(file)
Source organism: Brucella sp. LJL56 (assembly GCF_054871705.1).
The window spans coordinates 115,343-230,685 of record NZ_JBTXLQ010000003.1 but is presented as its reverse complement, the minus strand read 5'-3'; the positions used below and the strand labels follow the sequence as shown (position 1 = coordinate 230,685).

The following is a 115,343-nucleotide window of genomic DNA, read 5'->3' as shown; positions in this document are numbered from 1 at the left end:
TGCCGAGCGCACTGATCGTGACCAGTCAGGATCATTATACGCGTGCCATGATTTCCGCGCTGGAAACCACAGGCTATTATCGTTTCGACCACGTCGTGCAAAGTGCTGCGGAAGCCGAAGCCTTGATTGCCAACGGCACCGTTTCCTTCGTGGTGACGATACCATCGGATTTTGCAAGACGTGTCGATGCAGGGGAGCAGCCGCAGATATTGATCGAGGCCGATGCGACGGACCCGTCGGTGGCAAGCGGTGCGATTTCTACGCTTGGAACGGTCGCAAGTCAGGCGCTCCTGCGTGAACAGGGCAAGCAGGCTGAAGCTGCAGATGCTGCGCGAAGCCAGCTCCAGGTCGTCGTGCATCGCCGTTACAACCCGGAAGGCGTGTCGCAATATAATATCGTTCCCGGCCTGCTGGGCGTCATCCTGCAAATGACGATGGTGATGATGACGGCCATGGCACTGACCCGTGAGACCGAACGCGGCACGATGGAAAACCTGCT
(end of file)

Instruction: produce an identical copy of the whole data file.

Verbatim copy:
Source organism: Brucella sp. LJL56 (assembly GCF_054871705.1).
The window spans coordinates 115,343-230,685 of record NZ_JBTXLQ010000003.1 but is presented as its reverse complement, the minus strand read 5'-3'; the positions used below and the strand labels follow the sequence as shown (position 1 = coordinate 230,685).

The following is a 115,343-nucleotide window of genomic DNA, read 5'->3' as shown; positions in this document are numbered from 1 at the left end:
TGCCGAGCGCACTGATCGTGACCAGTCAGGATCATTATACGCGTGCCATGATTTCCGCGCTGGAAACCACAGGCTATTATCGTTTCGACCACGTCGTGCAAAGTGCTGCGGAAGCCGAAGCCTTGATTGCCAACGGCACCGTTTCCTTCGTGGTGACGATACCATCGGATTTTGCAAGACGTGTCGATGCAGGGGAGCAGCCGCAGATATTGATCGAGGCCGATGCGACGGACCCGTCGGTGGCAAGCGGTGCGATTTCTACGCTTGGAACGGTCGCAAGTCAGGCGCTCCTGCGTGAACAGGGCAAGCAGGCTGAAGCTGCAGATGCTGCGCGAAGCCAGCTCCAGGTCGTCGTGCATCGCCGTTACAACCCGGAAGGCGTGTCGCAATATAATATCGTTCCCGGCCTGCTGGGCGTCATCCTGCAAATGACGATGGTGATGATGACGGCCATGGCACTGACCCGTGAGACCGAACGCGGCACGATGGAAAACCTGCT